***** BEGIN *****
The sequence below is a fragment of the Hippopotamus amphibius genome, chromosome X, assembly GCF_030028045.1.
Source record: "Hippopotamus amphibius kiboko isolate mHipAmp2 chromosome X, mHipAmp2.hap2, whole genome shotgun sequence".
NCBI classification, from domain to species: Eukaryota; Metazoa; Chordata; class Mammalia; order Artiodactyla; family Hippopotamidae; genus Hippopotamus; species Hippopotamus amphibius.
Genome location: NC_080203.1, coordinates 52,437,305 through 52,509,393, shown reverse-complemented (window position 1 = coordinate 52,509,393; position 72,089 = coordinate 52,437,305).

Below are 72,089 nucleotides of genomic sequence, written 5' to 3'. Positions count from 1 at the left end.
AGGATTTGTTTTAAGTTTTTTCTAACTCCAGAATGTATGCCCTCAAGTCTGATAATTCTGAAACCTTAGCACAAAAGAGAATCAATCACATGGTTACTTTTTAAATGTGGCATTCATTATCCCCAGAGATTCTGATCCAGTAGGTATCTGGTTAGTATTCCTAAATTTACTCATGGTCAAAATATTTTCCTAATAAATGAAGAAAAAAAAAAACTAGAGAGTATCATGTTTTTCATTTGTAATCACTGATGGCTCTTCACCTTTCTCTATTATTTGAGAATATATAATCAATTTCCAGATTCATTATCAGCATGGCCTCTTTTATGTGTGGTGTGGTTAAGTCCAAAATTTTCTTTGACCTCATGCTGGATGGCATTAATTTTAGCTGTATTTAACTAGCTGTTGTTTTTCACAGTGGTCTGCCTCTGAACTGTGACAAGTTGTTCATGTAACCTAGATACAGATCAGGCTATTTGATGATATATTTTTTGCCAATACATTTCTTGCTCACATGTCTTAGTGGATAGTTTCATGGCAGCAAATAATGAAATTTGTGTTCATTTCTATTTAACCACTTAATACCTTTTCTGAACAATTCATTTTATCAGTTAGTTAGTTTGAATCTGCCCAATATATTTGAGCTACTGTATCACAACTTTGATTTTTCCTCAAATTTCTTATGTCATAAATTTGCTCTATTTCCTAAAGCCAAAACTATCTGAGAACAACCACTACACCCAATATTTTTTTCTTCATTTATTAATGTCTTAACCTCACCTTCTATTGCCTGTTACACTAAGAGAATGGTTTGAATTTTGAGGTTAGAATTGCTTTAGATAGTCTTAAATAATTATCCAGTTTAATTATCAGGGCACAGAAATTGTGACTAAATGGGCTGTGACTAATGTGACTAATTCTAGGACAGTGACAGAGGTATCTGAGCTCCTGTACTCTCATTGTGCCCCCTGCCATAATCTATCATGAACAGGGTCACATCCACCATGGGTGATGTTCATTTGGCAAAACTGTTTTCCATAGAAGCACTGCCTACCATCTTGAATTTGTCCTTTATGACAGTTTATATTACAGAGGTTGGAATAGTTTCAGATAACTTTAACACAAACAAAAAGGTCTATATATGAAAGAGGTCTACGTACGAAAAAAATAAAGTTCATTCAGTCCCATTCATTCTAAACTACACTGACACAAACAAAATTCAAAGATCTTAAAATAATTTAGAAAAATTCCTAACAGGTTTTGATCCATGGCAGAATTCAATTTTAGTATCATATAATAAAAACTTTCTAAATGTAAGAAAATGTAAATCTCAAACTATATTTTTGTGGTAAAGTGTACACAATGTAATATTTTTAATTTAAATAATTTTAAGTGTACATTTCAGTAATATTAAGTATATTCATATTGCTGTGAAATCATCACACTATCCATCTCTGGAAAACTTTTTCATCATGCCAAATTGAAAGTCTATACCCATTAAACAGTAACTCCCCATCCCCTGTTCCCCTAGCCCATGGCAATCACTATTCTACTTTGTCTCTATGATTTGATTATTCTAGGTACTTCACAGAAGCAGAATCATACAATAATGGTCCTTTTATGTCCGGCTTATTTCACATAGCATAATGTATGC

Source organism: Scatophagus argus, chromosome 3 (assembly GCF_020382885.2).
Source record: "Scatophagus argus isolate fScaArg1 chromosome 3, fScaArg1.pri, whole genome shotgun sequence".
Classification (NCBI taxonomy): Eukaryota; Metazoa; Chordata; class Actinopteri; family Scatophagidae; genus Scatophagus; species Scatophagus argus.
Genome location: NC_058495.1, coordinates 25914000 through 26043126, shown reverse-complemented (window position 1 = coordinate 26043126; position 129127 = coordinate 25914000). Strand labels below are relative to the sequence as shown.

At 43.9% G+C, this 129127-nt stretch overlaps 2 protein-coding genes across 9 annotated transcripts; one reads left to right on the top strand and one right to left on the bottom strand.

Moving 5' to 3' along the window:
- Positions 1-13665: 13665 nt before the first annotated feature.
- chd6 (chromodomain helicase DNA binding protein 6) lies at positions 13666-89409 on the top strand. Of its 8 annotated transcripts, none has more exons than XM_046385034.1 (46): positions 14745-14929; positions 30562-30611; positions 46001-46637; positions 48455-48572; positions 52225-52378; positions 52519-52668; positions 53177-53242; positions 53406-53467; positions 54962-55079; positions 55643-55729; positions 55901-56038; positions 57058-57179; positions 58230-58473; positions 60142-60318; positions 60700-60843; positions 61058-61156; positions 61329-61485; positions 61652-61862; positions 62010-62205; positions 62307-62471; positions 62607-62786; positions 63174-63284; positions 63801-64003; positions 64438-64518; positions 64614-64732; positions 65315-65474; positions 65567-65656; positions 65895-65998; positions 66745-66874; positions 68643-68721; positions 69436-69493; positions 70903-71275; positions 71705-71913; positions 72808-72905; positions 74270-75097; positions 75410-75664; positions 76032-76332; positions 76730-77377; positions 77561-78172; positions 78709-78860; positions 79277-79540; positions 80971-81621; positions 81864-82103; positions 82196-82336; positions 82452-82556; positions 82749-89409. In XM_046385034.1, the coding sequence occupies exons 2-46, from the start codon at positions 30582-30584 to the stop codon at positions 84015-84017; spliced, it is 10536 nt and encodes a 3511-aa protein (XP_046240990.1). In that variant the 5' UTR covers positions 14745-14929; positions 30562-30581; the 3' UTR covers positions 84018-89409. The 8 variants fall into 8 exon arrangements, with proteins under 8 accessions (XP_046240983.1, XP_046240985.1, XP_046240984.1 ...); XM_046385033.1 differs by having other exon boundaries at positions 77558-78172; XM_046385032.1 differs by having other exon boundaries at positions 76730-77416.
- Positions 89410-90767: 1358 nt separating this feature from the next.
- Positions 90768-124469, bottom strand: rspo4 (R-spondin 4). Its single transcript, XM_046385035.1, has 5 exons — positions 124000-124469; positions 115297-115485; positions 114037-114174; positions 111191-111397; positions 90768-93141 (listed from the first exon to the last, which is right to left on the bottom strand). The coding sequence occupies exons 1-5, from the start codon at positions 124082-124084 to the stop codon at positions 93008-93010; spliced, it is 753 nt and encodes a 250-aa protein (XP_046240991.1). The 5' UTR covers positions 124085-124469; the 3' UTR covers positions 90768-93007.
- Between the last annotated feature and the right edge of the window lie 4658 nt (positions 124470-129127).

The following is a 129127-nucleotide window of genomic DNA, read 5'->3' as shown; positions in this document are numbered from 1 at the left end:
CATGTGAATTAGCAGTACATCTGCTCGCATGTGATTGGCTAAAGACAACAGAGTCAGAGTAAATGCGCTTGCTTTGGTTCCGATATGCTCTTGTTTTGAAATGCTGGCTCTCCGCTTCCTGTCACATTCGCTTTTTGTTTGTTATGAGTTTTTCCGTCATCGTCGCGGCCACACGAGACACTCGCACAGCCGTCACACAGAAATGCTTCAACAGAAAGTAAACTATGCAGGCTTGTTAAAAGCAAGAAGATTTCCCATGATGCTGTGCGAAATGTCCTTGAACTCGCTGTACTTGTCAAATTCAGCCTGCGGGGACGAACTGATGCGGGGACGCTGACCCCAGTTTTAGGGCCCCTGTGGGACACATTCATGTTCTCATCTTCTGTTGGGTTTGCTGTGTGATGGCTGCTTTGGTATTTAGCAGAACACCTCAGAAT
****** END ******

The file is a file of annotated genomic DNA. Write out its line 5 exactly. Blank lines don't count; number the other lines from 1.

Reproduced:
Below are 72,089 nucleotides of genomic sequence, written 5' to 3'. Positions count from 1 at the left end.